Denver Highway Expands, Encouraging Driving Alternatives

Reader Contribution by Soli Salgado
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U.S. 36, the lone Colorado highway connecting Boulder to Denver, is undergoing construction to include a special fast lane for high-occupancy vehicles, bus rapid-transit service, an electronic toll system for single-occupant cars and a bike path. The renovation aims to add 40 feet of width to the roadway in each direction.

In 2005, the highway transportation research group ranked it No. 1 among the state’s “heartburn highways” due to its poor maintenance, congestion and accidents. John Schwab, the director of the lanes project for the Colorado Department of Transportation, told The New York Times, “There’s no alternate, parallel way to get to Denver. It’s a very important corridor for all of the residents.” Currently, 80,000 to 124,000 cars drive through U.S. 36 every day.

According to The Denver Post, the “revamped highway will also get a fiber-optic backbone designed to feed real-time data to electronic highway signs — informing motorists of accidents and delays — and to TV displays at the bus rapid transit stations along the corridor, letting commuters know when the next bus is due to arrive.” The New York Times says that while other states have plenty of these highway upgrades, such as bike lanes and high-occupancy-vehicle lanes, U.S. 36 is the first to incorporate all of these features.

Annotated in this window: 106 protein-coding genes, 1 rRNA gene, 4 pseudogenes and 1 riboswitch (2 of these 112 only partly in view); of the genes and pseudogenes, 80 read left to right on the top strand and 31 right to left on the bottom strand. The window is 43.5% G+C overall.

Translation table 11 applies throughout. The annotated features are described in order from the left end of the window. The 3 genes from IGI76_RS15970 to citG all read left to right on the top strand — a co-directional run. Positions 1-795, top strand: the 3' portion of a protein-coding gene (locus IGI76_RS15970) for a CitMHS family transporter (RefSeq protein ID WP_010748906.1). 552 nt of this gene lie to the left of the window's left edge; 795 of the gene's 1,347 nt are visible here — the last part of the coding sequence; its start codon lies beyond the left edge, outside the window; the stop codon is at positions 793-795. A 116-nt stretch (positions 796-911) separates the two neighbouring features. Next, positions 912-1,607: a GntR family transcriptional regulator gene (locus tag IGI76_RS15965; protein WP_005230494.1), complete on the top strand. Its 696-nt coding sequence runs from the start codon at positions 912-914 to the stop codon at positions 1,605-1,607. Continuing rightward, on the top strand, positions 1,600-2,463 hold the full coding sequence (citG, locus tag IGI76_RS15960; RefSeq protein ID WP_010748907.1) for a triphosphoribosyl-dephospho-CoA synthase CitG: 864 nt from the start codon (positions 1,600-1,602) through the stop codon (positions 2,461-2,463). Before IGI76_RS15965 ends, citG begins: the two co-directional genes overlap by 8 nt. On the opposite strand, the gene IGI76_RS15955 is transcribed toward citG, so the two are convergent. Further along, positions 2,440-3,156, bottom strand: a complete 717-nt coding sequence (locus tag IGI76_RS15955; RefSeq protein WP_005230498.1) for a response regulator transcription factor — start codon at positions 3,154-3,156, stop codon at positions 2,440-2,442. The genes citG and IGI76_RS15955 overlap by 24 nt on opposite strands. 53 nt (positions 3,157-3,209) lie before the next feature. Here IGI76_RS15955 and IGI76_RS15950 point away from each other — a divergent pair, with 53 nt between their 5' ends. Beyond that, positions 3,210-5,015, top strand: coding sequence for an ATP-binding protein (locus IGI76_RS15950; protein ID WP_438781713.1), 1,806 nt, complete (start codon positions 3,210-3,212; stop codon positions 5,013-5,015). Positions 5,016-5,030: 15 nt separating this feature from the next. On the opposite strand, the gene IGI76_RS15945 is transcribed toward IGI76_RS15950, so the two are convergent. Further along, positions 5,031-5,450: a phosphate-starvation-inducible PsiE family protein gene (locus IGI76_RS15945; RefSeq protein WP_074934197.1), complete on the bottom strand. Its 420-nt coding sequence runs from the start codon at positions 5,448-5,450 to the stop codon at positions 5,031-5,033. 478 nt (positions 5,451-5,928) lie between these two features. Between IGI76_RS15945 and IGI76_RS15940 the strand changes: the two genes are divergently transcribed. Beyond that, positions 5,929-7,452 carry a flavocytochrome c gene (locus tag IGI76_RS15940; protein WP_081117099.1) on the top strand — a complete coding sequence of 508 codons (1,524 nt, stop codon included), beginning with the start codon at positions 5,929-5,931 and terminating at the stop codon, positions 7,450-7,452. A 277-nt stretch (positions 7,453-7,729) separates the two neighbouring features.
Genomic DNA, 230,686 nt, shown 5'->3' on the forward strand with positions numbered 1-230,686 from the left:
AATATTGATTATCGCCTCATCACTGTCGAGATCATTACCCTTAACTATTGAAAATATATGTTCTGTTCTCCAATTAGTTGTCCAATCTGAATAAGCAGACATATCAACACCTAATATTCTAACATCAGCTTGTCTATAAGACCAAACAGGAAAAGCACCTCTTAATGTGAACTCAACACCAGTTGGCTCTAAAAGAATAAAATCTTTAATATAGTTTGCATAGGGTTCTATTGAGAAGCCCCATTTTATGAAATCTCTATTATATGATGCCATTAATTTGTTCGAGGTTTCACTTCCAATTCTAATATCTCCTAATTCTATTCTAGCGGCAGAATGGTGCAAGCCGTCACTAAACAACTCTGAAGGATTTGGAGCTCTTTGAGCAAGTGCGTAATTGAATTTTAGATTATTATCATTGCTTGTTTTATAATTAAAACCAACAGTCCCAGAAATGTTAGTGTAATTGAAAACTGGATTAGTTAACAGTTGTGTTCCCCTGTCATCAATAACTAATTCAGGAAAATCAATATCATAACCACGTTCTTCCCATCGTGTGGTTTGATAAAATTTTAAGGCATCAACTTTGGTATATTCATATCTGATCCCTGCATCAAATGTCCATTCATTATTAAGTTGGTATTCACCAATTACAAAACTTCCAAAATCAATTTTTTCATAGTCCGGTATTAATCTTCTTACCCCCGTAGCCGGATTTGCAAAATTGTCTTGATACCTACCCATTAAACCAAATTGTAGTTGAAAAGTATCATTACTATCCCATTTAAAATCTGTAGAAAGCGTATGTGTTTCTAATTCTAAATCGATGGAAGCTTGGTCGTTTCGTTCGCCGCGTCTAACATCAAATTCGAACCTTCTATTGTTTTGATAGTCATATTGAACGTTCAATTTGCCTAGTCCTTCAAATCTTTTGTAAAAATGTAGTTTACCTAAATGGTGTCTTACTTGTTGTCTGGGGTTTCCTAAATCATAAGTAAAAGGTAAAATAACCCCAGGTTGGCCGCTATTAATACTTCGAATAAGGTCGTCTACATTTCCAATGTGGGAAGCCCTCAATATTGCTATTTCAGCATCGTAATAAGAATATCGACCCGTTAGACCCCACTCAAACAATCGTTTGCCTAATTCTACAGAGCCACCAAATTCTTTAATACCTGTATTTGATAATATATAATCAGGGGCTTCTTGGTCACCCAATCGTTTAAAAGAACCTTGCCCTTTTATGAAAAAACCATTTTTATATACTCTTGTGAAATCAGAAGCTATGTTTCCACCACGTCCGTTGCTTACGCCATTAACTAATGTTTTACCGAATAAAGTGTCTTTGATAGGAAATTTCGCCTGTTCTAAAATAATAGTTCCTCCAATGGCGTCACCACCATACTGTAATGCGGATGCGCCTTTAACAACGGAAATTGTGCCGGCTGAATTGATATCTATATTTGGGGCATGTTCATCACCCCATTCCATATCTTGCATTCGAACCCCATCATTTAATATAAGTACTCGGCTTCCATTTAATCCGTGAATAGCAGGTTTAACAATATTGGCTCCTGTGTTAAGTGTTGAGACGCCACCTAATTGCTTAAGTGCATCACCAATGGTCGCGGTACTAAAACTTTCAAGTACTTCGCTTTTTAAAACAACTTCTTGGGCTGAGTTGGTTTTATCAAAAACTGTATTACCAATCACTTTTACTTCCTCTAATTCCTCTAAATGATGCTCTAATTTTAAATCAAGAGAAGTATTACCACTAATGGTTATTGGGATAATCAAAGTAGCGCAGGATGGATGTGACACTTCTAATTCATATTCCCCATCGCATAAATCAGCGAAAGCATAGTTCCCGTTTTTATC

The first phase costs $312 million and is financed with federal stimulus money, highway funds, and money from state and private sources. The second phase will include money from private investors, who will receive a share of the tolls until 2063. Construction, which began last July, is expected to be complete at the end of 2014.

Photo by NMint/Fotolia